Not everyone will want to make expensive purchases, but it is undoubtedly an experience just browsing. You can admire the collections of sky-high-priced tiny handbags and luxe clothing lines. If you wander a minute or so further, you’ll also find Jimmy Choo, Louis Vuitton, Chanel, Dior, and Prada. Italy really is the home of fashion, and experiencing such a high density of catwalk brands in one spot feels a little surreal.
Take your time exploring the square, walking the Spanish Steps, and window shopping. You have a few hours free, so you can take it really easy and stop to treat yourself to lunch or a cold drink. Especially now that you have brushed up on your knowledge of Italian cuisine.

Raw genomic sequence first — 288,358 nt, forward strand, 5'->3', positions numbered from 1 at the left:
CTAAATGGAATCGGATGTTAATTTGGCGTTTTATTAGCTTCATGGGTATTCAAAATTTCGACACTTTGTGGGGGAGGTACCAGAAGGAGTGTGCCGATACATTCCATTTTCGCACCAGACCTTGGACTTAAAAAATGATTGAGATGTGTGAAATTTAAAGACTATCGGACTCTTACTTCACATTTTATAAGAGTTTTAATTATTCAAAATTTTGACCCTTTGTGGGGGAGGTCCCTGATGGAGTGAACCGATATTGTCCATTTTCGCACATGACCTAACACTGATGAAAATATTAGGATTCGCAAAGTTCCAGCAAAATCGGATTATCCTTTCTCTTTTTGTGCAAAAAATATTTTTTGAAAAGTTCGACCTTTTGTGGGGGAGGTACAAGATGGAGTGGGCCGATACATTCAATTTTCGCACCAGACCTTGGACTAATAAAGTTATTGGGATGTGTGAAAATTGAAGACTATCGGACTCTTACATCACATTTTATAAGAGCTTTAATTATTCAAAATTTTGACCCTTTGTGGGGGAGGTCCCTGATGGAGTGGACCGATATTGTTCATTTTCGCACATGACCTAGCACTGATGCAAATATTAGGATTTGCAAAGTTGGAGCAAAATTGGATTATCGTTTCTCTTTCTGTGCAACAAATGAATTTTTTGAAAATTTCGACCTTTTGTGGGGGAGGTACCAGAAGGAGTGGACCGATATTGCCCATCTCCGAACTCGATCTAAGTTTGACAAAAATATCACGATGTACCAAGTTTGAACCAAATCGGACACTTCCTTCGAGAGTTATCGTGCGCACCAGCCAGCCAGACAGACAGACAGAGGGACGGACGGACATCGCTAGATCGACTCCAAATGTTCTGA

Afternoon: National Gallery of Modern and Contemporary Art
- A 22-minute walk from the Spanish Steps
- Opening Times: 9 am to 7 pm
- Cost: $10+
- Suggested Tour: Rome Pass – Choose from 48 or 72 hours to gain skip-the-line access to Rome’s top attractions. This includes free transportation around the city.
After appreciating the Italian fashion scene, you are in for a modern and contemporary art treat. Around mid-afternoon, head on a 20-minute scenic walk to the National Gallery of Modern and Contemporary Art Museum. You cut through the Villa Borghese park, which is a lovely, refreshing change of scene after a morning in Rome’s busy streets. You’ll be surrounded by fresh plants, greenery, and trees.
If you find yourself with extra time, you can always stop at Borghese Gallery and Museum if it seems something you fancy. The Borghese Gallery is situated in a villa that houses 15th to 18th-century artworks and includes artwork by Bernini and Caravaggio.